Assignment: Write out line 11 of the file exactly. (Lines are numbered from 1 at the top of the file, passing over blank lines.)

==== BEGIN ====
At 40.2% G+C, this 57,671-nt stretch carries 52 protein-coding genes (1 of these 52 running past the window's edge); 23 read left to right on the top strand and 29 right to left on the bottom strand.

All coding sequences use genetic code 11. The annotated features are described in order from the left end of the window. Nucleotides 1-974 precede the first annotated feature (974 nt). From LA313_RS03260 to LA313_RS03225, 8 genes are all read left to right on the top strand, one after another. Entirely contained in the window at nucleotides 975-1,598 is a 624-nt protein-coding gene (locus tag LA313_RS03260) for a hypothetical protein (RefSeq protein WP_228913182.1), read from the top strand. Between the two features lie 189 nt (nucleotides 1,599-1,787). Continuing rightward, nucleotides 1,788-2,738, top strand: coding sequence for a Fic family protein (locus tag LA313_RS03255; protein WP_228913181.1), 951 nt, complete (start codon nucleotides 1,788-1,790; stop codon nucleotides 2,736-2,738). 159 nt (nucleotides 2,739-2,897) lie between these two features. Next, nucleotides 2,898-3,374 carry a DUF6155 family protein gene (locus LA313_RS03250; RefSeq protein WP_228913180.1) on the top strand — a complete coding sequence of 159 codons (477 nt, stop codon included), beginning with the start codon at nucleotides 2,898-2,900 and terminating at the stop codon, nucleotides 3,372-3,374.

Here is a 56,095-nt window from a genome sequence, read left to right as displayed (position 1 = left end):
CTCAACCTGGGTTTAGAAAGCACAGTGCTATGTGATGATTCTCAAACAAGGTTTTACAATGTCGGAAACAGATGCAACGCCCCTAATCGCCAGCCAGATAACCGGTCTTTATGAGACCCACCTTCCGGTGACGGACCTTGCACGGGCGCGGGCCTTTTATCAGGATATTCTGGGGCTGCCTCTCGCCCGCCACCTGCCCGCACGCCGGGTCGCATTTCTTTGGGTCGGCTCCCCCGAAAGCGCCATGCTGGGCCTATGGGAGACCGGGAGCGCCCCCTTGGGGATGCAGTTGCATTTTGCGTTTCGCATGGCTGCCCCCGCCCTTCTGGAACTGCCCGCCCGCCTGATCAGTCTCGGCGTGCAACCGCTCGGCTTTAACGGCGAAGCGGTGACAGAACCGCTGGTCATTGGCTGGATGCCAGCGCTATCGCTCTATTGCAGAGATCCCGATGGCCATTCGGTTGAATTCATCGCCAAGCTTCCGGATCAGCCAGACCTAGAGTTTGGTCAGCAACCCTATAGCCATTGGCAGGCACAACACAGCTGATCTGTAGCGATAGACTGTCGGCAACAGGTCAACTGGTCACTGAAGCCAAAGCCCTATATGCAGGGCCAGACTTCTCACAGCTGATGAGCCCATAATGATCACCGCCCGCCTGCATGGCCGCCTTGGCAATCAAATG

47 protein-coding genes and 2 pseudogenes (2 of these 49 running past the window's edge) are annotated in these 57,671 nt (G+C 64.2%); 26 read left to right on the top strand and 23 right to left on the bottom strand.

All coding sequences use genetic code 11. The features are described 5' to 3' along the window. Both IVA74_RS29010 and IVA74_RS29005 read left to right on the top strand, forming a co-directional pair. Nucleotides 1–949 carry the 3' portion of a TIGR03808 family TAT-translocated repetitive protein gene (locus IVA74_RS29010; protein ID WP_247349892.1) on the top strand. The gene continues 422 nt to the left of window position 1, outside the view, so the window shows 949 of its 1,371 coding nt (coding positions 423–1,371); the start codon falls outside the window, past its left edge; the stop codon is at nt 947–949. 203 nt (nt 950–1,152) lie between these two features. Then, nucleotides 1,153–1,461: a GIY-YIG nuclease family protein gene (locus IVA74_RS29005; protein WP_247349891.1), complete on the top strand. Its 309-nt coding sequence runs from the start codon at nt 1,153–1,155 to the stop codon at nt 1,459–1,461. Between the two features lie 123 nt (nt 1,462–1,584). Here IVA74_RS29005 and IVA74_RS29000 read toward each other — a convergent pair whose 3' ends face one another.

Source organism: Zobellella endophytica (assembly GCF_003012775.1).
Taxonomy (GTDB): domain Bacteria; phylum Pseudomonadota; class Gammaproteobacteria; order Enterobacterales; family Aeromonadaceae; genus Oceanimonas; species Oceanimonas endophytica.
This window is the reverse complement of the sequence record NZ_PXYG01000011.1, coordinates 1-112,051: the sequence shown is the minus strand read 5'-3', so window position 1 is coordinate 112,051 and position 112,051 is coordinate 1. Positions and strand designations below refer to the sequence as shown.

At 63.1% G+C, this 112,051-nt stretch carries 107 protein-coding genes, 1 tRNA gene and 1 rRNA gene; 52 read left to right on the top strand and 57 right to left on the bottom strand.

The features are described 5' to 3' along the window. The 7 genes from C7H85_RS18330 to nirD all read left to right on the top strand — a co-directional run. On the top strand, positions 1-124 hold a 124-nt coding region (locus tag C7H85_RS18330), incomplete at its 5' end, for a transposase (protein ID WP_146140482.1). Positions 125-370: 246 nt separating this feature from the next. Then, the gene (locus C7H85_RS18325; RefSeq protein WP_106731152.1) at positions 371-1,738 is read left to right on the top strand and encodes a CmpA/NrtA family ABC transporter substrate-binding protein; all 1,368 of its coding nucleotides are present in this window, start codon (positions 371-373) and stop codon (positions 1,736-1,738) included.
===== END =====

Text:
The features are described 5' to 3' along the window. The 7 genes from C7H85_RS18330 to nirD all read left to right on the top strand — a co-directional run. On the top strand, positions 1-124 hold a 124-nt coding region (locus tag C7H85_RS18330), incomplete at its 5' end, for a transposase (protein ID WP_146140482.1). Positions 125-370: 246 nt separating this feature from the next. Then, the gene (locus C7H85_RS18325; RefSeq protein WP_106731152.1) at positions 371-1,738 is read left to right on the top strand and encodes a CmpA/NrtA family ABC transporter substrate-binding protein; all 1,368 of its coding nucleotides are present in this window, start codon (positions 371-373) and stop codon (positions 1,736-1,738) included.